Trappitello came to feel like home to us. After weeks of living this lifestyle, “la dolcde vita,” we were moving about as only Siclians do, with an air of pride in our people and our heritage.
Most importantly, each day we carefully planned what we wanted to explore in the many cities of Sicily. Nowhere in the whole boot of Italy are there variations of culture, history and exploitation than found on this island in the Mediterranean. Many in the past had come to conquer Sicily and its people. These conquerors had left their mark, and their mark is visible.
The influence of Great Britain, Spain, France, Germany, the Nordic countries and northern Africa can be identified in some of the architecture, customs and religious artifacts. Sicily has always been an enticement and haven for others. It was the garden spot of Europe and still today it attracts vacationers from all over the world.
Walking along the cobblestone streets of Bronte, a small town in the foothills of Mount Etna we visited the church of Our Lady of Mount Carmel. This was the church our parents attended mass when they were children. Much to our delight came into view a wedding procession. The bride, groom and their attendants dressed in their finery walked along the same cobblestone streets, irregular and winding making their way to the church to be married. They were following traditions as others did centuries ago.
Later that day, we engaged a tour to climb Mount Etna. As we started our ascent, the terrain was beautiful with the thickness of fir, poplar and fruit trees. Greenery was lush. We rode upward higher and higher, and at each level we could see the dramatic changes in the landscape. First it was subtle, with less and less vegetation, until we witnessed the incredible stretches of black lava deposits.
We travelled by bus until we transferred to small jeeps to facilitate the climb further up the mountain. The change from green to pitch black was stunning. The formations of lava left indelibly from past eruptions formed sculptures made by the hand of nature.
When darkness appeared in the evening, the show really began. In the dim light of the moon, we could see Mount Etna always active, surrounded by a gray mist spewing white sulfur turning to yellow and then orange. Few of us made it to the top since the air became rarified and breathing was more difficult. The desolation and remoteness of the area was likened to the moon itself. It was an experience of a lifetime.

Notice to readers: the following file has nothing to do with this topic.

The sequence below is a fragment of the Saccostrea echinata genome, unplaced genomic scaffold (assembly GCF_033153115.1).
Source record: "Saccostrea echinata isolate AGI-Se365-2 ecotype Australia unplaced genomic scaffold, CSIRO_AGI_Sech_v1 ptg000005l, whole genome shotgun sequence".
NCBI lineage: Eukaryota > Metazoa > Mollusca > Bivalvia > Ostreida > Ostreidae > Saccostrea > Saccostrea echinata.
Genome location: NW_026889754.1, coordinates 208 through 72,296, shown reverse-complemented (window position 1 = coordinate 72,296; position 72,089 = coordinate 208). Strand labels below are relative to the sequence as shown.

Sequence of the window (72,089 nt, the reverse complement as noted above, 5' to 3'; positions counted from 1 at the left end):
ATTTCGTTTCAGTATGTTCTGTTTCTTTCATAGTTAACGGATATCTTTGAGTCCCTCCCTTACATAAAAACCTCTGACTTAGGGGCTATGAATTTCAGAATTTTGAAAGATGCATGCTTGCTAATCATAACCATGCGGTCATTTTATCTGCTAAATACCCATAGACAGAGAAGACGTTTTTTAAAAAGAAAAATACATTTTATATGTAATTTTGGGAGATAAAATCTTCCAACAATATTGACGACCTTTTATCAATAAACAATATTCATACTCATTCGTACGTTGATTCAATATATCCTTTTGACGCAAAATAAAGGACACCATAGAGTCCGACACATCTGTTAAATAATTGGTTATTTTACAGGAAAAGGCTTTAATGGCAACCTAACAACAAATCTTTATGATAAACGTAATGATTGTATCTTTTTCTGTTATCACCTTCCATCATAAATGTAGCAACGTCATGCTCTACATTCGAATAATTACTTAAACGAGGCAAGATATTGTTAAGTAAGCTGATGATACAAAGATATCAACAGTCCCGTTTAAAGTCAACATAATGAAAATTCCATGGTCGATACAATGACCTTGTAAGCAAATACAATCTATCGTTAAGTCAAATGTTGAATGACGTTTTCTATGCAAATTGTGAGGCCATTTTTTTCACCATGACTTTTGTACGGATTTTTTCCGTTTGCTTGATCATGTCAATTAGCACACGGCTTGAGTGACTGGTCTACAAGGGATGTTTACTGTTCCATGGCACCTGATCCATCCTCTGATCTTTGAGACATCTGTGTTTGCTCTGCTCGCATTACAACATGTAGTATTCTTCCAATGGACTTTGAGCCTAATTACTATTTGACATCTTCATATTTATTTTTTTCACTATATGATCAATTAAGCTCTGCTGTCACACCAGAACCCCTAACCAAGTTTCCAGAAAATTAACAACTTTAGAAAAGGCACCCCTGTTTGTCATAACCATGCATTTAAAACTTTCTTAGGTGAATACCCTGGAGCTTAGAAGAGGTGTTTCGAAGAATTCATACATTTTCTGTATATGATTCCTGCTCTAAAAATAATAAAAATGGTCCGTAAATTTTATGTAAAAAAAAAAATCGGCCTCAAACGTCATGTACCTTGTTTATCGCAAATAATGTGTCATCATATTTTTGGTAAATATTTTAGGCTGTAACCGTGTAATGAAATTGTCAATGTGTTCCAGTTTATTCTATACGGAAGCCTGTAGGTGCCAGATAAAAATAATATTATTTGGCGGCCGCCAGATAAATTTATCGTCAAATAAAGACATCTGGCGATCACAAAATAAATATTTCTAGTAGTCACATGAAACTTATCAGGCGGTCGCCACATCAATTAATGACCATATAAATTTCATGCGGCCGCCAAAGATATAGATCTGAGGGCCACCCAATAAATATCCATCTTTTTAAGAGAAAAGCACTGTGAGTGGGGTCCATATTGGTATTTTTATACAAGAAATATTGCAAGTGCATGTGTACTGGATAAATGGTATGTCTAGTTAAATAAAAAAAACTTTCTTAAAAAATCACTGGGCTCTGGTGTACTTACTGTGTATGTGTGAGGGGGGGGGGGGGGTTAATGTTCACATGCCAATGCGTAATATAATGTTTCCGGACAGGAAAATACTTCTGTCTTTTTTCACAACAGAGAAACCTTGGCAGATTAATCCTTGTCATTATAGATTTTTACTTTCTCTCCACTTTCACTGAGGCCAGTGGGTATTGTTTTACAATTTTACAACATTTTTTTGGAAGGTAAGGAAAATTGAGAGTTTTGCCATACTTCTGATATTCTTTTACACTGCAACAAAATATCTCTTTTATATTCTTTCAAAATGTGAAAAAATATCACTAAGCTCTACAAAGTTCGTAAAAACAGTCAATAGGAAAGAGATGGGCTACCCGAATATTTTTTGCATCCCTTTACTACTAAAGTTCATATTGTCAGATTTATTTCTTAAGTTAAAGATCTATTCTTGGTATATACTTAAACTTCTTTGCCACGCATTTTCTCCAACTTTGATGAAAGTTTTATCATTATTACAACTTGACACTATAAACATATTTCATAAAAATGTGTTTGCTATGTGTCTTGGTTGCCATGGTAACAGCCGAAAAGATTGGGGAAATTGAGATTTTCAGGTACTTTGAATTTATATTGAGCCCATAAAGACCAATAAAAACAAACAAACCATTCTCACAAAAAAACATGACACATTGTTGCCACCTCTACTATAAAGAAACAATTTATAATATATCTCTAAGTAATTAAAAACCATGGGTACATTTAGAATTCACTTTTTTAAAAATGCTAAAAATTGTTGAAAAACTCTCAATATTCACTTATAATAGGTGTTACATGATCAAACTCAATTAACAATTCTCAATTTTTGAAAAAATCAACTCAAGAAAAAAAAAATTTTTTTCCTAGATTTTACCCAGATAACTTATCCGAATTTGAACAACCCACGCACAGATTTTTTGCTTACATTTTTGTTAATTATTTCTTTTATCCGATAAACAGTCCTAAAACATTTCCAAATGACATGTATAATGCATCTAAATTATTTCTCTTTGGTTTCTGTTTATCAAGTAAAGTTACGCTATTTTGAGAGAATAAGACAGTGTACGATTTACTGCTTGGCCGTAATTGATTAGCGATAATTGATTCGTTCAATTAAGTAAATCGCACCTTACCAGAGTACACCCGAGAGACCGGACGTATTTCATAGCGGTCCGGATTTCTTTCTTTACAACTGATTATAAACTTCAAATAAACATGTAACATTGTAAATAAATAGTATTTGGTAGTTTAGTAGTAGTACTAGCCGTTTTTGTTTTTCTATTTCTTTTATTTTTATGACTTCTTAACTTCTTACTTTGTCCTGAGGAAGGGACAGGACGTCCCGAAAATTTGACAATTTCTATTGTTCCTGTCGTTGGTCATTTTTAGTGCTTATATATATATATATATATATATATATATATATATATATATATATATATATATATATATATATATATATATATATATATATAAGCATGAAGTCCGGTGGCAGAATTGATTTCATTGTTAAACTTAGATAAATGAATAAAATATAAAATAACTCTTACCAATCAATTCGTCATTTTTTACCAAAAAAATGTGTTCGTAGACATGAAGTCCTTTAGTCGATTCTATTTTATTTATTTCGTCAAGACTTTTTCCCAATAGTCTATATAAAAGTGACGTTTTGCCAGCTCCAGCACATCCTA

We chose different cities to explore for the unique features. Caltigirone was a mecca for pottery, hand crafted, colorful with exquisite detail and design.
We visited Plaza di Amerina a hunting lodge, the home of the fascinating Villa Romana de Casale. It was built in the 3rd century. The ruins remained wonderfully intact. On of the most amazing rooms of this palace was a space used by the Romans who had their slaves compete in intermural sports with other slaves of wealthy men.
The walls and ceilings depicted the activities. Figures were illustrated in brilliant colors. There were women competing in archery and calisthenics wearing bikinis like the ones used today. The floors were designed to show swimmers competing. These illustrations were remarkably done in exquisite mosaic pieces and told the story of the era.
Throughout the area can be seen remnants of Greek temples. It is said there are more Greek temples in Sicily than in Greece. We learned the architecture and distinctive difference of the columns defining the Doric, Ionic and Corinthian styles. Somehow our trip to Sicily was the best history lesson any of us ever learned. We left Sicily with a feeling of great pride in our heritage. History has given us a look into the past, its wonders and sometime negative events. Sicily has experienced it all. I came away from this adventure with pride and renewed appreciation for a people who suffered centuries of invasions by others, but never succumbed to other than what they are, rich in tradition and uniquely creative. Reconnecting with my heritage gave me the richest gift of all.
Linda Alessi contributes a weekly column to The Democrat on life’s later decades.